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Neonatal maternal separation alters stress-induced responses to viscerosomatic nociceptive stimuli in rat.

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  • 1UCLA/CURE Neuroenteric Disease Program and Brain Research Institute, Department of Medicine, University of California at Los Angeles School of Medicine, 11301 Wilshire Blvd., Los Angeles, CA 90095, USA.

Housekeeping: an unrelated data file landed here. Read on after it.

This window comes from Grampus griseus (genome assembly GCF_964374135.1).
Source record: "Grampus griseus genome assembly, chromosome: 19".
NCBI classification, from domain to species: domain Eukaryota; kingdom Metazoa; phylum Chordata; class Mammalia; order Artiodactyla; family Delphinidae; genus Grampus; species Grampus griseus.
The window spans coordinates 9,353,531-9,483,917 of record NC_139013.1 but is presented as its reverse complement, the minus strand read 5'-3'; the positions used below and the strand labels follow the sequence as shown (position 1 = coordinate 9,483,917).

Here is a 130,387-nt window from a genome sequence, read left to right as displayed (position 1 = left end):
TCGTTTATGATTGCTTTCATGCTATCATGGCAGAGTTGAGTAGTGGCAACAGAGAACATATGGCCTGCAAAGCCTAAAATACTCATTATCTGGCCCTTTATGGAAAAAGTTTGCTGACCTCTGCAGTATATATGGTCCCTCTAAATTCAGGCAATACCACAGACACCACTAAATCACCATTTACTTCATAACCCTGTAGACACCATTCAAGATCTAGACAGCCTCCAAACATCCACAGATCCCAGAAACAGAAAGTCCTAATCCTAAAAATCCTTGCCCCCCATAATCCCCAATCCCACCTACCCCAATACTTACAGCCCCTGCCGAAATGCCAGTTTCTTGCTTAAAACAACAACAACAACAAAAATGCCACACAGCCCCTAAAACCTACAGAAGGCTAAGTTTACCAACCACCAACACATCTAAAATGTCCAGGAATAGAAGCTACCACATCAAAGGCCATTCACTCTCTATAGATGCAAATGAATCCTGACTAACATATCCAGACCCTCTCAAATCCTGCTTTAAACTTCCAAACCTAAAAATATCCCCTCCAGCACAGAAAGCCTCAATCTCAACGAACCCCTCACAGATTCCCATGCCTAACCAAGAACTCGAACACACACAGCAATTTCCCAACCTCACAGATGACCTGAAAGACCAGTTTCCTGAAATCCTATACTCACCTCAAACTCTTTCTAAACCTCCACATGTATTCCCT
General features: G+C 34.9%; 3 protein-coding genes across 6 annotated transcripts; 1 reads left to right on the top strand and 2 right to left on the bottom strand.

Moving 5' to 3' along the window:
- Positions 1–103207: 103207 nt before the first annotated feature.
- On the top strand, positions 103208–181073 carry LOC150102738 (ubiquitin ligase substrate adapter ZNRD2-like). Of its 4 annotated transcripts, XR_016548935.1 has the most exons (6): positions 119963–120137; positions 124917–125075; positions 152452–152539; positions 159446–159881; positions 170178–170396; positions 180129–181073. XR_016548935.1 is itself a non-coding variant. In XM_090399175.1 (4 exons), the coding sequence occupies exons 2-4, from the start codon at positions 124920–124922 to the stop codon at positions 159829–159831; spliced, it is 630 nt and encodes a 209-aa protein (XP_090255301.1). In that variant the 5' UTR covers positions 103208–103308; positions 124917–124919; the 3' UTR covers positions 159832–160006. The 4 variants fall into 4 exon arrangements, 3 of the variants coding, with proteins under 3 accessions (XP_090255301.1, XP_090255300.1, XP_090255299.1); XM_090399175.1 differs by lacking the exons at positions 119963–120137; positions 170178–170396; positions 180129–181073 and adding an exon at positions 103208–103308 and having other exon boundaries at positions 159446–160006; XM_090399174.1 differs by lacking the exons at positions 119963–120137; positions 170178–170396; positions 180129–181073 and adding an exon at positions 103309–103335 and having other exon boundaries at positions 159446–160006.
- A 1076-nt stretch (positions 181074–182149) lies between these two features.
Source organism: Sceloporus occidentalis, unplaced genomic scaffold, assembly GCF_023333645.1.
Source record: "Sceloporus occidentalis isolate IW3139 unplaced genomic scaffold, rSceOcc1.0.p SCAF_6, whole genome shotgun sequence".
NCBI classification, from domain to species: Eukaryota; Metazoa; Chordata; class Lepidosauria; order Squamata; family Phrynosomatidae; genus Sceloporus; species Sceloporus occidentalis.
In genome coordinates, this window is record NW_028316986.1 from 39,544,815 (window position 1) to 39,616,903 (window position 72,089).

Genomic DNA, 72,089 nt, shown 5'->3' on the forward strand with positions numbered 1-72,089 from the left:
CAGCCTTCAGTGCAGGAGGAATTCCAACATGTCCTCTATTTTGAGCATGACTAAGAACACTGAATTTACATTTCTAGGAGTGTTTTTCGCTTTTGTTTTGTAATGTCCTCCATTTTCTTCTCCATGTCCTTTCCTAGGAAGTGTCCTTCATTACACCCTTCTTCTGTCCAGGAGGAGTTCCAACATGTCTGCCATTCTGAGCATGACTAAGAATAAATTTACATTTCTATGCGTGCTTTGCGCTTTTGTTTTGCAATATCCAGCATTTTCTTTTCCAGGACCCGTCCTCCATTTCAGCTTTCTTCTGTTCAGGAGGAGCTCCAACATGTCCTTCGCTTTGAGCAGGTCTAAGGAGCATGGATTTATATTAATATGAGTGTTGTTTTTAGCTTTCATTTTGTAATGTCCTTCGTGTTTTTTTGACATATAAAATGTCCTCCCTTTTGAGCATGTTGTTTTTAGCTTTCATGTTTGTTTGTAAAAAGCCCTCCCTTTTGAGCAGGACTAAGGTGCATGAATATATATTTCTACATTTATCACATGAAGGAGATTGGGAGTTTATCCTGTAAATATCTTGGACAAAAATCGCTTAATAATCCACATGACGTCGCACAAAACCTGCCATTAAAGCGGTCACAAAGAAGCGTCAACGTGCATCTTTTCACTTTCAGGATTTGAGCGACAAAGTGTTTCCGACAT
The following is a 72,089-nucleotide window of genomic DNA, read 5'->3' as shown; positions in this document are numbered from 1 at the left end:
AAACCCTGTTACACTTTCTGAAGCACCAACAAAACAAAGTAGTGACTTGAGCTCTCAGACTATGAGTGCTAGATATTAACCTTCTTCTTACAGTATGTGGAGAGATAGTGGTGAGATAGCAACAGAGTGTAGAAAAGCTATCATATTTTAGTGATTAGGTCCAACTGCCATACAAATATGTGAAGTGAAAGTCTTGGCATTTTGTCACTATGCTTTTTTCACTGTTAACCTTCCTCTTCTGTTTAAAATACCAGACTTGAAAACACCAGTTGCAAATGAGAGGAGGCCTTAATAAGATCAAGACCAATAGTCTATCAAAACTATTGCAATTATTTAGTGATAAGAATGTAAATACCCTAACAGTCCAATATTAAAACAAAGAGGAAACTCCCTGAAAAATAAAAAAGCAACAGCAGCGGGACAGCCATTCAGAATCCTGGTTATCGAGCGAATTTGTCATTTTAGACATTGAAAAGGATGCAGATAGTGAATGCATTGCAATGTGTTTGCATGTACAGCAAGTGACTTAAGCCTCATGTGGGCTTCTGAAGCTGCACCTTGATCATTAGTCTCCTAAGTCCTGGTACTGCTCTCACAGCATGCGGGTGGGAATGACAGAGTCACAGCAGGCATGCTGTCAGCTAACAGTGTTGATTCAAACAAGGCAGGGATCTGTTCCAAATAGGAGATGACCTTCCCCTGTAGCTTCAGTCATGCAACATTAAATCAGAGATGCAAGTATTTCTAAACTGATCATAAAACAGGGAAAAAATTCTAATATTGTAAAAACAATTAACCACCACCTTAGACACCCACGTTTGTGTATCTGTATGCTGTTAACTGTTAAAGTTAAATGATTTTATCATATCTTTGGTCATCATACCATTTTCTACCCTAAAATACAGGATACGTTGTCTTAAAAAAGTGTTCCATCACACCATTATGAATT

This study investigated the combined effect of neonatal maternal separation and acute psychological stress on pain responses in adult rats. Long-Evans dams and their male pups were reared under two conditions: 1) 180 min daily maternal separation (MS180) on postnatal days 2-14 or 2) no handling or separation (NH). At 2 mo of age, visceromotor responses to graded intensities of phasic colorectal distension (10-80 mmHg) at baseline as well as following acute 60 min water avoidance stress (WA) were significantly higher in MS180 rats. Both groups showed similar stress-induced visceral hyperalgesia in the presence of naloxone (20 mg/kg ip). MS180 rats had smaller stress-induced cutaneous analgesia in the tail-flick test compared with NH rats, with a residual naloxone-resistant component. MS180 rats showed an enhanced fecal pellet output following WA or exposure to a novel environment. These data suggest that early life events predispose adult Long-Evans rats to develop visceral hyperalgesia, reduced somatic analgesia, and increased colonic motility in response to an acute psychological stressor, mimicking the cardinal features of irritable bowel syndrome.

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